Colleges and universities have largely abandoned their traditional stance in loco parentis, as moral guardians over student life, and instead seek to promote toleration while preventing conflict. In this volume David A Hoekema argues that in doing so, they fail to provide an atmosphere conducive to the attainment of the kind of responsible independence that such goals presuppose.
Ethical reflection on the practice of war stands in a long tradition in Western philosophy and theology, a tradition which begins with the writings of Plato and Augustine and encompasses accounts of justified warfare offered by writers from the Medieval period to the present. Ethical reflection on nuclear war is of necessity a more recent theme. The past few years have seen an enormous increase in popular as well as scholarly concern with nuclear issues, and philosophers have joined theologians in (...) exploring the moral issues surrounding the harnessing of atomic forces in the service of war. (shrink)
Two recent monographs re-examine the central elements of the just war tradition and its contemporary applications. David Rodin’s War and Self-Defense analyzes, and rejects, the common doctrine that just war is an instance of national self-defense, in parallel with the right of individuals to protect themselves against violent attack. This derivation fails, and it cannot justify resort to war. In contrast, Oliver O’Donovan’s The Just War Revisited dismisses the notion that there are rules for just war and calls instead for (...) careful and deliberate practical reasoning in particular contexts. Indeed, there can be no just wars, only specific acts that pass the tests of theological, historical, and practical scrutiny. (shrink)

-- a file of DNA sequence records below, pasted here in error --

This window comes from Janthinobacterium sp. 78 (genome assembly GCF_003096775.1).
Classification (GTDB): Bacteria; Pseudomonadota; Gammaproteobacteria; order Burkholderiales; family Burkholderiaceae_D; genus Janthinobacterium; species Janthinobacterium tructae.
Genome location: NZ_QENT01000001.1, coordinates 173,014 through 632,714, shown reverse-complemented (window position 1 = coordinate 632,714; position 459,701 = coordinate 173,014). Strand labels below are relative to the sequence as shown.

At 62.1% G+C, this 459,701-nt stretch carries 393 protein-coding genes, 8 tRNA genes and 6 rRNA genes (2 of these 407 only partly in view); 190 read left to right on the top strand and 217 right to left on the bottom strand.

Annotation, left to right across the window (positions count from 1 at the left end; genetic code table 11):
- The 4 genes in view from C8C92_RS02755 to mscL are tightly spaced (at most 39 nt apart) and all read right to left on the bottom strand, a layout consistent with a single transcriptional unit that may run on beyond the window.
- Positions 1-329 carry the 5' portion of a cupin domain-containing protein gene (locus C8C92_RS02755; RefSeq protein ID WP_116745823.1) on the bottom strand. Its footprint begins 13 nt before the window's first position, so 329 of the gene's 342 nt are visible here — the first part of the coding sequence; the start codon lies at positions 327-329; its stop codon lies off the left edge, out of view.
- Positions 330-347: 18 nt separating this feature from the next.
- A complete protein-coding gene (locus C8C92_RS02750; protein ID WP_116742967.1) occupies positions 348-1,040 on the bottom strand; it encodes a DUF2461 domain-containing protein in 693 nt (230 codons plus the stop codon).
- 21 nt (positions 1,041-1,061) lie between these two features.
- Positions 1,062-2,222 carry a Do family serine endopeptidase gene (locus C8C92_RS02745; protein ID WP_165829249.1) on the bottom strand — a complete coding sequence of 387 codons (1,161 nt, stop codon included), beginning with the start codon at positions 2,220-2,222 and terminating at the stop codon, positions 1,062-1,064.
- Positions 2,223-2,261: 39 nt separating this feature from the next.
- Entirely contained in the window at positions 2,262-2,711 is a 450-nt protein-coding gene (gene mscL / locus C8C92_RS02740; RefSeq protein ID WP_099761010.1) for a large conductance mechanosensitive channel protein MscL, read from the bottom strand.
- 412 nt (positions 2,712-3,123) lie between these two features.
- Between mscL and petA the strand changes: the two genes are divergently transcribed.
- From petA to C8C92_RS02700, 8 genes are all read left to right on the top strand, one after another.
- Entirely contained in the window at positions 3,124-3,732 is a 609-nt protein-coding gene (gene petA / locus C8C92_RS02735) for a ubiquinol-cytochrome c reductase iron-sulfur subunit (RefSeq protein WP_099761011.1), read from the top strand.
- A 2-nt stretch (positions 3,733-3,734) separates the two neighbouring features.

Franklin Zahn, born in 1908 to a German family that had settled in California a generation before, was trained as a mechanical engineer. He might have spent a lifetime designing diesel engines had certain meetings and conversations not awakened in him a passion for nonviolence and social reform. Deeply influenced by the activities of the Fellowship of Reconciliation and several Quaker groups, he set a new course which led him to spend several weeks in a camp for conscientious objectors and (...) some weeks in jail, to work as an independent builder and a free-lance religious psychotherapist, to sail a small boat into a nuclear test zone in protest, and to assist in a housing project for the poor in India. (shrink)